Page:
Among all the bad policy coming out of Springfield, Ill., let’s celebrate the occasional glimmer of good sense.
But first, some background:
Illinois’s legislature passed legislation on policing and related matters last week in the dead of night. The 764-page bill passed the state Senate at 4:49 a.m. after being introduced and distributed to the members at 3:04 a.m. Only a few legislative insiders could have possibly known what was in the bill before voting; the rest of the legislature, first seeing the measure upon its introduction, voted blind.
Only after the Democrat majority passed the bill are we learning what’s in it — and there’s little that’s good.
The legislation has been assailed as radical and anti-police for good reason. Consider, for example, this nugget from page 50: Under current law, a complaint filed against a police officer is required to be supported by a sworn affidavit from the person filing the complaint and provides that anyone filing false information shall be referred for prosecution. The bill eliminates both the requirement for the sworn affidavit and referral for prosecution for false complaints.
This and other provisions declare open season on law enforcement. Weakening law enforcement further in a state already riven by soaring crime rates unleashed by lax prosecution of basic criminal laws will make Illinois a more dangerous and less attractive place to live.
But, one provision in this bill reflects an idea that needs to be constantly reinforced: Government should help its citizens, not hurt them.
I have argued elsewhere that Illinois government has become predatory — that it focuses on raising money to serve the people in government instead of focusing on serving the general public. A predatory government weighs heaviest on those who earn the least. Examples of predatory policies include the myriad fees, fines, rules and gotchas imposed — and the absurd penalties applied for minor infractions of this web of rules.
A young friend of mine, a high school graduate working his way into a skilled trade, would drive to visit his girlfriend. He earned about $13 an hour. Sometimes, he didn’t have money in his pocket for tolls and he didn’t have credit to get the transponder that would cut his toll costs in half.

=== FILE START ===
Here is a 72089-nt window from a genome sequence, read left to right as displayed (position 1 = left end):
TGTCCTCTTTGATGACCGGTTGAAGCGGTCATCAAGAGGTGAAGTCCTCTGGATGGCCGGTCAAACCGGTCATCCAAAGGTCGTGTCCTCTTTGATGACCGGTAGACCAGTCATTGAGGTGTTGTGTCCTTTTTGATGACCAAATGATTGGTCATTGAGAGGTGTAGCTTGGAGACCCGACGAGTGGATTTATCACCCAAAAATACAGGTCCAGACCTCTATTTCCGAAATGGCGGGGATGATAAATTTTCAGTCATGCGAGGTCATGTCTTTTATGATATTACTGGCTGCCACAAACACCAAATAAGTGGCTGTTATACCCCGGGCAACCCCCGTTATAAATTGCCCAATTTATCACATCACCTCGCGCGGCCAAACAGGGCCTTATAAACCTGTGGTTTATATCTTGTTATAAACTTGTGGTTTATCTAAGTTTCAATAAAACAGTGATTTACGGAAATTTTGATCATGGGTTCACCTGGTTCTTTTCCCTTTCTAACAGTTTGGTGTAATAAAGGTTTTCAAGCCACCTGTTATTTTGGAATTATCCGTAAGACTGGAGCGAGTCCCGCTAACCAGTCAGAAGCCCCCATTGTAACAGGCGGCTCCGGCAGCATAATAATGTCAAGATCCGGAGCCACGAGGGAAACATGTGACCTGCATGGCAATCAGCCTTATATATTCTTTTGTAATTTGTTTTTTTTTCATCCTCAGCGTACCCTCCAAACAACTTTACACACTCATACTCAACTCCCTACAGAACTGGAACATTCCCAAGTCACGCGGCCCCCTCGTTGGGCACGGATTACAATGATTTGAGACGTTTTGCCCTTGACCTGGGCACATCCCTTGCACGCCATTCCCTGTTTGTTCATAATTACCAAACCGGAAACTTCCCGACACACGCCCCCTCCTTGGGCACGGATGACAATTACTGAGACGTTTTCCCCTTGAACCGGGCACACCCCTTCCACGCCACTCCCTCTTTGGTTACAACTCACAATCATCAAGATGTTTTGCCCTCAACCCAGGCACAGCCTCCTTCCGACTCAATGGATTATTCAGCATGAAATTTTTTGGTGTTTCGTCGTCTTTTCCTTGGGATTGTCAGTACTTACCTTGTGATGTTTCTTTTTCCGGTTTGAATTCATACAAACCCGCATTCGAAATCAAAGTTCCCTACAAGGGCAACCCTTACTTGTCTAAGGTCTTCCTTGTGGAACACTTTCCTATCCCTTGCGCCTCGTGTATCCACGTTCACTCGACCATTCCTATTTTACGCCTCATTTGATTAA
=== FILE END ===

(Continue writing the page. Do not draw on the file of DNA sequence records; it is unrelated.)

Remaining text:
Let’s pause for a moment: People with credit (i.e., those with more money) pay lower tolls on the highway than people with poor credit (i.e., those with less money). Why not charge folks who need to stop and pay cash the same amount as the folks who can drive through the toll with transponders?
Back to my story: My friend did not pay about $30 in tolls. Shame on him — but note that the tolls that are small for many were more than he could afford on a daily basis. His minor infraction, which he ignored because he didn’t have the money anyway, turned into $2,500 in fines, as well as a suspended license — which led to the loss of his job — before I got involved.
While the Illinois Tollway authority has since then significantly reduced some of its penalties, government for people with low to moderate incomes is often Kafkaesque: a small mistake in dealing with government or error in judgment leads to cascading consequences that bear no proportion to the original mistake.
While not unique to Illinois, this is particularly true there because of the state’s financial crisis. Making government work for ordinary citizens is a secondary concern for leaders obsessed with finding money to fund the over-promised, under-funded public pensions.
The folks running our government, who campaign on imposing a $15 minimum wage on small businesses, have legislated a system of taxes, tolls, fees and fines that lower income residents can’t afford. And, as in the case of my friend and others, our government routinely forces people into debt and out of jobs in its search for revenue.
Is “safety” a reason or just a rationale for red light camera tickets? Are high highway tolls and gas taxes fair to those who make less? These and other petty revenue collection devices that then require enforcement hammer the less well-off. A bankrupt state that forces its own citizens into bankruptcy is a predatory state.
The good news in this bad bill is that motorists would no longer lose their licenses as a consequence of unpaid red light and speed camera tickets. That’s a small but important win for the people of Illinois, but what of the tickets themselves and the exorbitant penalties and fees that accompany this policy? Why not abolish these as well?
We need a thorough rethinking of all aspects of our government. We need leaders looking for ways to help people rise instead of holding them down or shaking them down.
PS: The young friend of mine I mentioned above recently moved to Texas. Why? He aspires to start his own business some day and he believes it’s easier to do that in Texas than in Illinois.
View original Post